You all know the CIA. It is secretive, going about its business in the shadows, rarely announcing its presence or its impact. It is spoken about in hushed, often fearful tones. The outcome of the CIA’s work is often unexpected: confusion reigns, uncertainty abounds, and leaders are undermined.
But wait – it’s not the Central Intelligence Agency I’m talking about. The CIA I’m referring to is a combination of behaviors that negatively affect business performance and culture.
Customer-focused organizations should fear this CIA:
- Complacency. We’re OK; we’ve been around for a hundred years, survived battles, and fought off the competition. Who cares if our market share has slipped a few points in the last couple years and a host of new start-ups are nibbling at our ankles? Our customers know we give them a good deal, even with the threat of some new whiz-bang technology; that’s not really our business anyway.
- Ignorance. Ignorant organizations just don’t know what’s happening. They make little or no attempt to understand what customers really value and how well they are doing in the things that matter most to them. A customer lost (if they know about it at all) comes as a surprise, well after they have defected to a competitor when all opportunity to recover them is lost. They lack meaningful measures of performance and take decisions on instinct or even a whim. Remember, in the absence of data, everyone is right or no one is!
- Arrogance. We know best, even better than the customer. Don’t tell us how to run our business; we’re the experts. Of course our product is the best – we built it that way. If it doesn’t do what you want, then your requirements are wrong. This misplaced self-confidence is fueled by a lack of willingness to listen to the market, to customers, or indeed to anyone else who does not buy into the creed, which is often reinforced by suppressing dissension. When innovators suggest new ideas, they’re quickly squelched or dismissed by words like: “We’ve tried that; it doesn’t work.” Note carefully the words of Alfred Toynbee who said “Nothing fails like success.”
Does any of this sound familiar? Corporate history is littered with examples of once successful companies and leaders that suffered from CIA syndrome. Ask Nokia, which has slipped down the league of phone providers and is now busily playing catch-up with new competitors, technologies, and ideas. Ken Olson, legendary founder of computer-maker Digital, who was once described by Fortune as ”the ultimate entrepreneur,” summarily dismissed the PC market, saying, “I cannot see why anyone would want a computer on their desk.” The rest is history (or at least it was for Digital).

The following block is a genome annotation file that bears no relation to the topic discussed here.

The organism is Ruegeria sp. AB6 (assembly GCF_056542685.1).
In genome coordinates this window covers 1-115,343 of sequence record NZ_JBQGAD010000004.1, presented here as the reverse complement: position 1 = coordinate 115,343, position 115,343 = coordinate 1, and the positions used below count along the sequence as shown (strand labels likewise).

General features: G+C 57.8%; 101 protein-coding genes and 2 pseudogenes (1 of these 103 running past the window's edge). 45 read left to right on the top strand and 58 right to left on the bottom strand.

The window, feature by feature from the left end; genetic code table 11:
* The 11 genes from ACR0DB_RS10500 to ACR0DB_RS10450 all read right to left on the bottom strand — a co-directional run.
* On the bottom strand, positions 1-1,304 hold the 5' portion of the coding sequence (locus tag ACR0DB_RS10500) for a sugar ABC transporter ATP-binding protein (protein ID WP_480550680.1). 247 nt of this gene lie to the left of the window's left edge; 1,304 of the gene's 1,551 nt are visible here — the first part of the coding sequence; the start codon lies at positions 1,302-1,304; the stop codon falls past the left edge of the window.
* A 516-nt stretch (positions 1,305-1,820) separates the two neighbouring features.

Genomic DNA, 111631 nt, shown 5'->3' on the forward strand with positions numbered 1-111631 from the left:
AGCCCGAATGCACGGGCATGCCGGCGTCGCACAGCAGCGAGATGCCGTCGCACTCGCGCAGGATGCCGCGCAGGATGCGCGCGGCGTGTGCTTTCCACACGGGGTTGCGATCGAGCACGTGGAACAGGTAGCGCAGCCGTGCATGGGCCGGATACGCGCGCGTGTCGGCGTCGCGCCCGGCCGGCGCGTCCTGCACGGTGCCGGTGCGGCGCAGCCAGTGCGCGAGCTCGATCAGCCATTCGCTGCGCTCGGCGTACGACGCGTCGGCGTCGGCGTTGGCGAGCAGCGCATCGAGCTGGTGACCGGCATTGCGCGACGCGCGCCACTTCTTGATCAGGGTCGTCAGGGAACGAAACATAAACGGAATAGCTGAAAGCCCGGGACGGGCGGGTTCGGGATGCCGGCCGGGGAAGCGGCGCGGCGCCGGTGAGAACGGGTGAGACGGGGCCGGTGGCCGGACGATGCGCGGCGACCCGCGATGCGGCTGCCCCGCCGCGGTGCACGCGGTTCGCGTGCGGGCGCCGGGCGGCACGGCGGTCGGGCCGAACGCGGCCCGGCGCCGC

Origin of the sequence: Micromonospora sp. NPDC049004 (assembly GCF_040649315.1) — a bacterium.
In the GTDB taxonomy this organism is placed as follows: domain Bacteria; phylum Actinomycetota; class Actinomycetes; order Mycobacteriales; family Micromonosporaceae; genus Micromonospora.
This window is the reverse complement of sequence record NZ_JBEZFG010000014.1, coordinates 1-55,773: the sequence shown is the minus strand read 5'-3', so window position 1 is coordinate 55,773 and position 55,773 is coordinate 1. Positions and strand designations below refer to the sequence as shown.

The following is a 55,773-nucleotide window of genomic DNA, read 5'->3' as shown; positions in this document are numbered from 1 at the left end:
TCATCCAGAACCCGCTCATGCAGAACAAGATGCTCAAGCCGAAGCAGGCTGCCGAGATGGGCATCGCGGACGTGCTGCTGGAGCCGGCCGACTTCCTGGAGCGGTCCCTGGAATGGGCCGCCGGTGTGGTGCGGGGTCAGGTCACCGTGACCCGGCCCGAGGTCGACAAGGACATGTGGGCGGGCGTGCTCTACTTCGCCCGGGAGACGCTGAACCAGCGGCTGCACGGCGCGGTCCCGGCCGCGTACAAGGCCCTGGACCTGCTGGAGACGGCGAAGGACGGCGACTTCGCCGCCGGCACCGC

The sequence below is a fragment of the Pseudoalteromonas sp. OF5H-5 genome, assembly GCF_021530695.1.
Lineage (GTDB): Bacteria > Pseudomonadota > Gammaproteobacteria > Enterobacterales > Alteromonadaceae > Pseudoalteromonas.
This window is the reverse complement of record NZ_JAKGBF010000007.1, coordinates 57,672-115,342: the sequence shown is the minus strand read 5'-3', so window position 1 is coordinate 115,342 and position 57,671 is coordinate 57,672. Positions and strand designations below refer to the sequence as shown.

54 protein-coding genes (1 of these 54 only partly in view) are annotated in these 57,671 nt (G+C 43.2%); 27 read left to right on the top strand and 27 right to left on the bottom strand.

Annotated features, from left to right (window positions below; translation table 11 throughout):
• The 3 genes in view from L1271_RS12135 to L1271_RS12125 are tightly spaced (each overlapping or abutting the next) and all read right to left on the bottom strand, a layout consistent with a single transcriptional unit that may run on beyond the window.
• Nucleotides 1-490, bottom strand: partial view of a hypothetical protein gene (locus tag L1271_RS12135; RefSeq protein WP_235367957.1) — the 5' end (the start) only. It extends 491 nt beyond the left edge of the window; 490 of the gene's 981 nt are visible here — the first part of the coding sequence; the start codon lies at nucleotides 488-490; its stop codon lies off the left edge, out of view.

The New & Improved CIA
Just as in physics where matter has its opposite, anti-matter, organizational CIA has anti-CIA – the good stuff.
- Customer focused. This behavior is demonstrated through an intense and continuing desire to really understand the needs of your customers and to know how well you are doing in the things that matter most to them. It is not limited to capturing the voice of the customer and includes building a comprehensive, single view of the customer.
- Innovative. Constantly questioning what your company does and how it does it is ever more important as the pace of change accelerates. Companies must take the attitude of “if it ain’t broke, fix it.” The means continually examining the landscape and asking how new technology and socio-economic change affect what you’re doing.
- Aspirational. This requires you to systematically harness innovation and focus on the customer in a restless pursuit of challenging goals. You seek to be the world’s best in things that matter most to customers and engage your whole staff in achieving excellence.
So, which is your company: CIA or new and improved CIA? If you aspire to the latter give TheCustomer.Co a call.
(With apologies to the good folk at Langley, Virginia!)
A version of this blog first appeared at www.clicktools.com